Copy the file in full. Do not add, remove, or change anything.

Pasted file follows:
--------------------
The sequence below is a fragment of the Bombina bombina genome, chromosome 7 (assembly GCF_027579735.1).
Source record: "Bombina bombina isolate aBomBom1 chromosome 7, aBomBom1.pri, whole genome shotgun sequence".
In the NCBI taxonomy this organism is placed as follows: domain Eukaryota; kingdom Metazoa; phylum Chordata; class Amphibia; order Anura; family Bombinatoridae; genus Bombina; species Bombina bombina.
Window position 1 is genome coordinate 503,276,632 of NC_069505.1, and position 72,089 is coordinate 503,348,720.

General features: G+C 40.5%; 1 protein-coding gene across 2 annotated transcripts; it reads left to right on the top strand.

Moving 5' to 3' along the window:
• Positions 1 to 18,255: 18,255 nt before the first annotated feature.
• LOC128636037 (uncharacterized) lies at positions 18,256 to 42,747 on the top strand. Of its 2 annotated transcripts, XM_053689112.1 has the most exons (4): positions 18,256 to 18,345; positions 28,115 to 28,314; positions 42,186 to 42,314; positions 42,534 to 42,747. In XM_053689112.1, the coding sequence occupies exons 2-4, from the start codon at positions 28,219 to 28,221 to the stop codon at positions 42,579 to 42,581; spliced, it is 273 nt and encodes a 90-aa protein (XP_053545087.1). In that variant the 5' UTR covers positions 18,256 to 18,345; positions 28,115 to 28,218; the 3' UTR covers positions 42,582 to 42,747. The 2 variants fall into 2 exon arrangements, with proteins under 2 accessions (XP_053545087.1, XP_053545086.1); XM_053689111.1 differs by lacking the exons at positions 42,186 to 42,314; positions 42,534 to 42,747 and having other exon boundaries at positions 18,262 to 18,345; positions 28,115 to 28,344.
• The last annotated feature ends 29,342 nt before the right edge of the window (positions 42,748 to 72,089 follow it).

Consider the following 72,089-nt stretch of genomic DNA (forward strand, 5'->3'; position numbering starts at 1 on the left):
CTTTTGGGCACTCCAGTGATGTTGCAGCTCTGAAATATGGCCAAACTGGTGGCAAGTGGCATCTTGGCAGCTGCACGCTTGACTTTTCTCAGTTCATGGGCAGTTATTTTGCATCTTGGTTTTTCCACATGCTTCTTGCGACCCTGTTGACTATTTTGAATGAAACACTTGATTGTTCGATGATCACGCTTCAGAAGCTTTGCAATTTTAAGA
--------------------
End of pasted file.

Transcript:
The sequence below is a fragment of the Bombina bombina genome, chromosome 7 (assembly GCF_027579735.1).
Source record: "Bombina bombina isolate aBomBom1 chromosome 7, aBomBom1.pri, whole genome shotgun sequence".
In the NCBI taxonomy this organism is placed as follows: domain Eukaryota; kingdom Metazoa; phylum Chordata; class Amphibia; order Anura; family Bombinatoridae; genus Bombina; species Bombina bombina.
Window position 1 is genome coordinate 503,276,632 of NC_069505.1, and position 72,089 is coordinate 503,348,720.

General features: G+C 40.5%; 1 protein-coding gene across 2 annotated transcripts; it reads left to right on the top strand.

Moving 5' to 3' along the window:
• Positions 1 to 18,255: 18,255 nt before the first annotated feature.
• LOC128636037 (uncharacterized) lies at positions 18,256 to 42,747 on the top strand. Of its 2 annotated transcripts, XM_053689112.1 has the most exons (4): positions 18,256 to 18,345; positions 28,115 to 28,314; positions 42,186 to 42,314; positions 42,534 to 42,747. In XM_053689112.1, the coding sequence occupies exons 2-4, from the start codon at positions 28,219 to 28,221 to the stop codon at positions 42,579 to 42,581; spliced, it is 273 nt and encodes a 90-aa protein (XP_053545087.1). In that variant the 5' UTR covers positions 18,256 to 18,345; positions 28,115 to 28,218; the 3' UTR covers positions 42,582 to 42,747. The 2 variants fall into 2 exon arrangements, with proteins under 2 accessions (XP_053545087.1, XP_053545086.1); XM_053689111.1 differs by lacking the exons at positions 42,186 to 42,314; positions 42,534 to 42,747 and having other exon boundaries at positions 18,262 to 18,345; positions 28,115 to 28,344.
• The last annotated feature ends 29,342 nt before the right edge of the window (positions 42,748 to 72,089 follow it).

Consider the following 72,089-nt stretch of genomic DNA (forward strand, 5'->3'; position numbering starts at 1 on the left):
CTTTTGGGCACTCCAGTGATGTTGCAGCTCTGAAATATGGCCAAACTGGTGGCAAGTGGCATCTTGGCAGCTGCACGCTTGACTTTTCTCAGTTCATGGGCAGTTATTTTGCATCTTGGTTTTTCCACATGCTTCTTGCGACCCTGTTGACTATTTTGAATGAAACACTTGATTGTTCGATGATCACGCTTCAGAAGCTTTGCAATTTTAAGA